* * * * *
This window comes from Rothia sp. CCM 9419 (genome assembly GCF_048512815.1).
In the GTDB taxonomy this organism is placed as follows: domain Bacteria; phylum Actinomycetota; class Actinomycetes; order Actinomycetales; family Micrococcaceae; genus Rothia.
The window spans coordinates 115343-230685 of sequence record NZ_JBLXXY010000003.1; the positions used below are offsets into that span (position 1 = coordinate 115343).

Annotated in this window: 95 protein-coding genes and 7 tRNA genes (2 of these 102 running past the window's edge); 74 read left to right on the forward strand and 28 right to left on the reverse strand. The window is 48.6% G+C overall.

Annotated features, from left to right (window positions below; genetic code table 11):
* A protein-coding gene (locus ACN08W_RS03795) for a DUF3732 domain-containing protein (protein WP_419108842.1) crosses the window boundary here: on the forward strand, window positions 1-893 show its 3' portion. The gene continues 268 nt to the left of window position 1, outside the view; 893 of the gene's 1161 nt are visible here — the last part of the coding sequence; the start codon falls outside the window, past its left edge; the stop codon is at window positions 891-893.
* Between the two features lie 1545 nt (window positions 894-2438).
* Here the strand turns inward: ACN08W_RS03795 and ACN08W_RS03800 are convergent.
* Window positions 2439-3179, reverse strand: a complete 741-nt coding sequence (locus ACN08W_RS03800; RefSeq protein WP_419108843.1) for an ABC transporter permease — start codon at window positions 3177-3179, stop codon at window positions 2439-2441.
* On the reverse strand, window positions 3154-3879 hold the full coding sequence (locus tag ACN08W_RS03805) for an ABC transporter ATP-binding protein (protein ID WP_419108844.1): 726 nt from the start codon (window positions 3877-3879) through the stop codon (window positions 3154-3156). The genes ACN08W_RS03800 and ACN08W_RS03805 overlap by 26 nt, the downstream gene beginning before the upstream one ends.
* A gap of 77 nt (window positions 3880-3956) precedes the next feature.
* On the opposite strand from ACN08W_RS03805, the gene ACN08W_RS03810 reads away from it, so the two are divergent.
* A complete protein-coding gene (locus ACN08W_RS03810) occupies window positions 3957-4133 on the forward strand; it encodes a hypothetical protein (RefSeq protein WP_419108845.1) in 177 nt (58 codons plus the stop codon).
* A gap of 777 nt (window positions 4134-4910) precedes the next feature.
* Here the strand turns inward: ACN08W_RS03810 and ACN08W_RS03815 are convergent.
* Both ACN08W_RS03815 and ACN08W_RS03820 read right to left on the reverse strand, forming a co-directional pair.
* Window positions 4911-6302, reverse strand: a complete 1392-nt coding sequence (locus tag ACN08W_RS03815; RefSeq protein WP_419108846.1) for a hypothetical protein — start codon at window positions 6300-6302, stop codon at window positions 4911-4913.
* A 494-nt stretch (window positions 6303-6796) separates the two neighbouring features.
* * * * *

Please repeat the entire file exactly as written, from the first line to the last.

This window comes from Rothia sp. CCM 9419 (genome assembly GCF_048512815.1).
In the GTDB taxonomy this organism is placed as follows: domain Bacteria; phylum Actinomycetota; class Actinomycetes; order Actinomycetales; family Micrococcaceae; genus Rothia.
The window spans coordinates 115343-230685 of sequence record NZ_JBLXXY010000003.1; the positions used below are offsets into that span (position 1 = coordinate 115343).

Annotated in this window: 95 protein-coding genes and 7 tRNA genes (2 of these 102 running past the window's edge); 74 read left to right on the forward strand and 28 right to left on the reverse strand. The window is 48.6% G+C overall.

Annotated features, from left to right (window positions below; genetic code table 11):
* A protein-coding gene (locus ACN08W_RS03795) for a DUF3732 domain-containing protein (protein WP_419108842.1) crosses the window boundary here: on the forward strand, window positions 1-893 show its 3' portion. The gene continues 268 nt to the left of window position 1, outside the view; 893 of the gene's 1161 nt are visible here — the last part of the coding sequence; the start codon falls outside the window, past its left edge; the stop codon is at window positions 891-893.
* Between the two features lie 1545 nt (window positions 894-2438).
* Here the strand turns inward: ACN08W_RS03795 and ACN08W_RS03800 are convergent.
* Window positions 2439-3179, reverse strand: a complete 741-nt coding sequence (locus ACN08W_RS03800; RefSeq protein WP_419108843.1) for an ABC transporter permease — start codon at window positions 3177-3179, stop codon at window positions 2439-2441.
* On the reverse strand, window positions 3154-3879 hold the full coding sequence (locus tag ACN08W_RS03805) for an ABC transporter ATP-binding protein (protein ID WP_419108844.1): 726 nt from the start codon (window positions 3877-3879) through the stop codon (window positions 3154-3156). The genes ACN08W_RS03800 and ACN08W_RS03805 overlap by 26 nt, the downstream gene beginning before the upstream one ends.
* A gap of 77 nt (window positions 3880-3956) precedes the next feature.
* On the opposite strand from ACN08W_RS03805, the gene ACN08W_RS03810 reads away from it, so the two are divergent.
* A complete protein-coding gene (locus ACN08W_RS03810) occupies window positions 3957-4133 on the forward strand; it encodes a hypothetical protein (RefSeq protein WP_419108845.1) in 177 nt (58 codons plus the stop codon).
* A gap of 777 nt (window positions 4134-4910) precedes the next feature.
* Here the strand turns inward: ACN08W_RS03810 and ACN08W_RS03815 are convergent.
* Both ACN08W_RS03815 and ACN08W_RS03820 read right to left on the reverse strand, forming a co-directional pair.
* Window positions 4911-6302, reverse strand: a complete 1392-nt coding sequence (locus tag ACN08W_RS03815; RefSeq protein WP_419108846.1) for a hypothetical protein — start codon at window positions 6300-6302, stop codon at window positions 4911-4913.
* A 494-nt stretch (window positions 6303-6796) separates the two neighbouring features.